The insurer relies on cases which are not on point.   In Federated National, 937 So.2d at 199, the appraisal award was issued and the insurer paid the award in full.   After payment in full, the insured filed a motion to confirm the award and entered a judgment.   Those are not the facts of our case.   In our case the insurer failed to pay and the insured quite reasonably moved for entry of judgment.

The insurer relies on Tristar Lodging, Inc. v. Arch Speciality Ins. Co., 434 F.Supp.2d 1286, 1298 (M.D.Fla.2006), affirmed, 215 Fed.Appx. 879 (11th Cir.2007), but the fact pattern is the same as in the Federated National case.   Likewise off point is State Farm Florida Insurance Co. v. Lorenzo, 969 So.2d 393 (Fla. 5th DCA 2007), which presents a variation on the same theme.   None of the cases cited by the insurer supports its position here.3

The insured acted entirely reasonably in seeking court enforcement of the award and is entitled to attorney's fees for that phase of the litigation.


 The insurer argues that a 2.5 multiplier should not have been awarded.   We agree.   The insured in this case retained counsel immediately after the loss occurred.   The insured was a friend and former client of the attorney.   Counsel agreed to handle this case at $200 per hour, which is lower than counsel's normal rate.   The attorney's fee agreement provided that the attorney would be entitled to a higher fee if awarded by the court.

In this case it was clear that the loss would be covered by the insurance policy and the insured would achieve a recovery.   The question was whether the insured could obtain the amount of compensation he sought on the basis that the stolen vehicle was a unique collectible car.

Under the Florida Supreme Court's decision in Standard Guaranty Insurance Co. v. Quanstrom, 555 So.2d 828 (Fla.1990), if “success was more likely than not at the outset, [the court] may apply a multiplier of 1 to 1.5[.]” Id. at 834.   As explained in Quanstrom, the purpose of the multiplier is to adjust for the risk of nonpayment in contingent fee cases.  Id. at 834.

In considering the issue now before us, the First District has held that 1.0 is the correct multiplier.   The First District reasoned that “[a]lthough there was some question as to the amount that would be recovered by [the insured] under the insurance policy, there was no question that there would be a recovery of damages.”  Reliance Ins. Co. v. Harris, 503 So.2d 1321, 1323 (Fla. 1st DCA 1987).   That logic is applicable here.   The multiplier must be eliminated.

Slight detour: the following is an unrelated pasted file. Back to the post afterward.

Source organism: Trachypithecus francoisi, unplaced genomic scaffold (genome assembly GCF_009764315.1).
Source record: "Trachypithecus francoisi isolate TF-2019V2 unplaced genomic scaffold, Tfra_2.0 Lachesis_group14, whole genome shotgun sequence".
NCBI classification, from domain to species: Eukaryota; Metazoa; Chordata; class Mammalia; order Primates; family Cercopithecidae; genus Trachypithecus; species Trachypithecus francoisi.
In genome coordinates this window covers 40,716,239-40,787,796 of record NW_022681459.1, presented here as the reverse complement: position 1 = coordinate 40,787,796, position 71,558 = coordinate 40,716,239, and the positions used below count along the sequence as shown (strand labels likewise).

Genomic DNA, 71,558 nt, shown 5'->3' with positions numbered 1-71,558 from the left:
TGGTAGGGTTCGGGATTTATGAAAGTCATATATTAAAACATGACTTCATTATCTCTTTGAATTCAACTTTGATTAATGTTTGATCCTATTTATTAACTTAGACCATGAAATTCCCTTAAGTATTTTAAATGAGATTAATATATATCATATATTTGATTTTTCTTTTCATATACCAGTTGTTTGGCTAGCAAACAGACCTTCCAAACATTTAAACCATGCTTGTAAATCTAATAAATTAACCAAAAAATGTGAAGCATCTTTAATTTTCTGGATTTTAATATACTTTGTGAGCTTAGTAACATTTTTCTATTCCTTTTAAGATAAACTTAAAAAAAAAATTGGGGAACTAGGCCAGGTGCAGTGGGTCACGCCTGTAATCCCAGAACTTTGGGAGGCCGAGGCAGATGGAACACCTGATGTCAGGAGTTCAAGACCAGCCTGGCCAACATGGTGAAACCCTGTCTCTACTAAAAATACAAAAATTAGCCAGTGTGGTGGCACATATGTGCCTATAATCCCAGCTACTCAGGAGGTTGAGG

The insurer argues that the trial court erred by awarding prejudgment interest from the date of the theft of the auto on January 28, 2006.   The insurer's argument is well taken.

 The insurance policy in this case does not specify when an appraisal award is to be paid by the insurer.   Where that is the case, the insured is “entitled to interest from the date of the appraisal award as that is the date on which the damages were liquidated.”  Aries Ins. Co. v. Hercas Corp., 781 So.2d 429, 430 (Fla. 3d DCA 2001);  cf. Liberty Mut. Ins. Co. v. Alvarez, 785 So.2d 700, 701 n. 1 (Fla. 3d DCA 2001) (insured was not entitled to prejudgment interest where, under the policy, payment was to be made within sixty days after the appraisal award and the insurer paid the award within three weeks).   The prejudgment interest award must be reduced, so as to cover the period from the date of award until the date of the insurer's payment of the $95,000 principal amount of the award.


We concur with the trial court that the insured was entitled to an award of attorney's fees, but remand for reduction of the amount of attorney's fees and prejudgment interest in accordance with this opinion.

Affirmed in part, reversed in part, and remanded for further proceedings consistent herewith.


1.   The complaint also included a claim against the garage owner.   That claim is not at issue in this appeal.

2.   “Attorney's fees may also be awarded for litigating entitlement to attorney's fees.”  Nationwide, 776 So.2d at 1048.

3.   The insurer is technically correct that the court did not need to enter judgment for the $95,000 principal amount because that amount had been paid by the time of the final hearing.   As to the $95,000 amount, the insurer's payment amounted to a confession of judgment.The parties disagreed on the amount of prejudgment interest, so it was appropriate for the trial court to resolve the dispute and enter judgment for the interest amount.